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  #1  
Old 02-13-2019
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Default Former Crossfire United ECNL Players Allege Abuse by GCU

Pretty damning article of GCU’s Womens Soccer coaches. The university’s findings are not convincing. This would explain the high turnover of GCUs roster. Two former Crossfire United players are part of the claim of a toxic soccer program.

https://www.azcentral.com/story/news...ar/2550530002/
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Old 02-13-2019
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Pretty damning article of GCU’s Womens Soccer coaches. The university’s findings are not convincing. This would explain the high turnover of GCUs roster. Two former Crossfire United players are part of the claim of a toxic soccer program.

https://www.azcentral.com/story/news...ar/2550530002/
Not good.
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Old 02-13-2019
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You'd think schools would learn their lesson. Any hint of sexual scandal can do serious damage to a school's reputation (granted, its GCU, but still). Then if you don't handle it well you've exacerbated the problems ten-fold.
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Crossfire United players for maybe more than a year...
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Pretty damning article of GCU’s Womens Soccer coaches. The university’s findings are not convincing. This would explain the high turnover of GCUs roster. Two former Crossfire United players are part of the claim of a toxic soccer program.

https://www.azcentral.com/story/news...ar/2550530002/
Majority of the team is in support of the coach...

Who’s toxic? A few players or the coaches and administrators?

I lean more toward the later but how many teams have a few entitled parents and kids..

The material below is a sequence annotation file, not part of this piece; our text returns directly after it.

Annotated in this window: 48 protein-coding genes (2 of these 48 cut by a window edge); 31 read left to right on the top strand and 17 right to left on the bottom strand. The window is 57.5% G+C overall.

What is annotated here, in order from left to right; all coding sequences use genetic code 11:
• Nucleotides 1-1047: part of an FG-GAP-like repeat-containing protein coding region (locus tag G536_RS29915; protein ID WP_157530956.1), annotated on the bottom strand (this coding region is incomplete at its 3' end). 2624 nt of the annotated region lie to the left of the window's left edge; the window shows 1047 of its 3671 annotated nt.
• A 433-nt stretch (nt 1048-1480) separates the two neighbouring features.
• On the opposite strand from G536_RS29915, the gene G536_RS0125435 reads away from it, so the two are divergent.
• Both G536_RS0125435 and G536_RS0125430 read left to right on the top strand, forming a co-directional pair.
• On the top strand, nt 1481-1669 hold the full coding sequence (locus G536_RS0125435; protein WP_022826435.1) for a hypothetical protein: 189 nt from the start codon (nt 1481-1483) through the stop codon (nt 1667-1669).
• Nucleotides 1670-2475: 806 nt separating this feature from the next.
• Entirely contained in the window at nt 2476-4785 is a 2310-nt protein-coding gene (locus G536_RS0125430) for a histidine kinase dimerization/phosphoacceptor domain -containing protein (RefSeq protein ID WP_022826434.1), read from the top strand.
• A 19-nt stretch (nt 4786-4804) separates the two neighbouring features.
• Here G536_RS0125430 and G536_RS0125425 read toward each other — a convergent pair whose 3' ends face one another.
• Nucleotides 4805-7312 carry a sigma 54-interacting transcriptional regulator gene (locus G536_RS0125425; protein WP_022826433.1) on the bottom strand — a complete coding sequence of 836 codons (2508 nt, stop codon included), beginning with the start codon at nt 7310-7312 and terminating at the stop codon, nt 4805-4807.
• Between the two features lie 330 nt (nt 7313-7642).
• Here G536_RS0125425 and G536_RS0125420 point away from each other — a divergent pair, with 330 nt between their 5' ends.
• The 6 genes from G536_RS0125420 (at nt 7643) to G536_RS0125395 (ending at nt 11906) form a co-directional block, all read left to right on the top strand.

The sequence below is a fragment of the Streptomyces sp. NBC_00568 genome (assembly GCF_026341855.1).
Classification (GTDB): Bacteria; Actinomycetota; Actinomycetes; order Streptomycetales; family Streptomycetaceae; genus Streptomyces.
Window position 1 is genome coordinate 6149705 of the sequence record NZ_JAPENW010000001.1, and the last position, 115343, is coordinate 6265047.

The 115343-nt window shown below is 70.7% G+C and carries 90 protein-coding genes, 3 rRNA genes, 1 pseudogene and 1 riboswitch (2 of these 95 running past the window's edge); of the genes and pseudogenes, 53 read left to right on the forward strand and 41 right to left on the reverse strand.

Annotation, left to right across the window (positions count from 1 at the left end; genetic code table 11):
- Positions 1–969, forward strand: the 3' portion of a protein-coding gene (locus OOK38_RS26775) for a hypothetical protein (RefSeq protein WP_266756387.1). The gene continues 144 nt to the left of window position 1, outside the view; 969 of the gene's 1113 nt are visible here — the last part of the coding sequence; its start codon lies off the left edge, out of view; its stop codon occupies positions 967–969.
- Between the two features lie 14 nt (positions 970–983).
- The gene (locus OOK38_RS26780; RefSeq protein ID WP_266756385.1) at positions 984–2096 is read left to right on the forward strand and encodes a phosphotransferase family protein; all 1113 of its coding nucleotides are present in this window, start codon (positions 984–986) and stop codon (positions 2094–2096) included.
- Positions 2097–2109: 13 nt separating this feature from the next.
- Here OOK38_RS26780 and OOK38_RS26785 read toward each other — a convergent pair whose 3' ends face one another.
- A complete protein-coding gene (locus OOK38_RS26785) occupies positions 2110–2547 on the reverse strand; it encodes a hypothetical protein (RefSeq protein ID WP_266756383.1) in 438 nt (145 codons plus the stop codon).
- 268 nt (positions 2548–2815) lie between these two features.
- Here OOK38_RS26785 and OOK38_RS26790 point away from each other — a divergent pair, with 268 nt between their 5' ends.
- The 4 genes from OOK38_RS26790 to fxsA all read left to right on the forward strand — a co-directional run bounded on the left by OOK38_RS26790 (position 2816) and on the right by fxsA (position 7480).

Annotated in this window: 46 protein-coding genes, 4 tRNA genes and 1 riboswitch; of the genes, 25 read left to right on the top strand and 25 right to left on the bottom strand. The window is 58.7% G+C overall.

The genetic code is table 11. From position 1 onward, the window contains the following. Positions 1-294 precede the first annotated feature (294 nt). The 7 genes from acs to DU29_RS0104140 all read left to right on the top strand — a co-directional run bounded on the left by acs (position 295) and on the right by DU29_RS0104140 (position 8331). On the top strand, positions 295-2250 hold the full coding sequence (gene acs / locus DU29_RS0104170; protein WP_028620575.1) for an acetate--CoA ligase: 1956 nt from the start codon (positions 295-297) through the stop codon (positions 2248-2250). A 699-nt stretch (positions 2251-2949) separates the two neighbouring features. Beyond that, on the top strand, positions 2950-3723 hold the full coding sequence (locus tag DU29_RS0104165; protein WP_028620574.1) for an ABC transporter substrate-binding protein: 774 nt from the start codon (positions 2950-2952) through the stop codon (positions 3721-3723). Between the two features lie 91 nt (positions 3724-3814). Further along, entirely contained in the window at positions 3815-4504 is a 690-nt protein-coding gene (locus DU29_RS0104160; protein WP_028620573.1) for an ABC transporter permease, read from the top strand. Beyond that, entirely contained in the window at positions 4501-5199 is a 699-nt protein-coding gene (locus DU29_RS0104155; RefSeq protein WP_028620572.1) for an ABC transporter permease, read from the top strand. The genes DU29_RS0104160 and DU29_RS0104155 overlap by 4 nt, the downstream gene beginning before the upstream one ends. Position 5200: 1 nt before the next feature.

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Wow, I don't really know what to think here.

OP, why did you title this article "Former Crossfire United ECNL Players...?" Why not "Washington Timbers coach alleges abuse of his daughter...?" Both are connections that may be of interest to readers of your thread. This is a serious issue and it feels like you are trying to push some sort of pro or anti ECNL agenda. That has zero to do with this particular situation.

In terms of the allegations, I read the entire article and genuinely don't know what to think. Overbearing helicopter parents and players who weren't used to being criticized/told their efforts needed improvement? Maybe. But some of the details are quite disturbing. I would be very concerned if this school was on my DD's short list.
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Wow, I don't really know what to think here.

OP, why did you title this article "Former Crossfire United ECNL Players...?" Why not "Washington Timbers coach alleges abuse of his daughter...?" Both are connections that may be of interest to readers of your thread. This is a serious issue and it feels like you are trying to push some sort of pro or anti ECNL agenda. That has zero to do with this particular situation.

In terms of the allegations, I read the entire article and genuinely don't know what to think. Overbearing helicopter parents and players who weren't used to being criticized/told their efforts needed improvement? Maybe. But some of the details are quite disturbing. I would be very concerned if this school was on my DD's short list.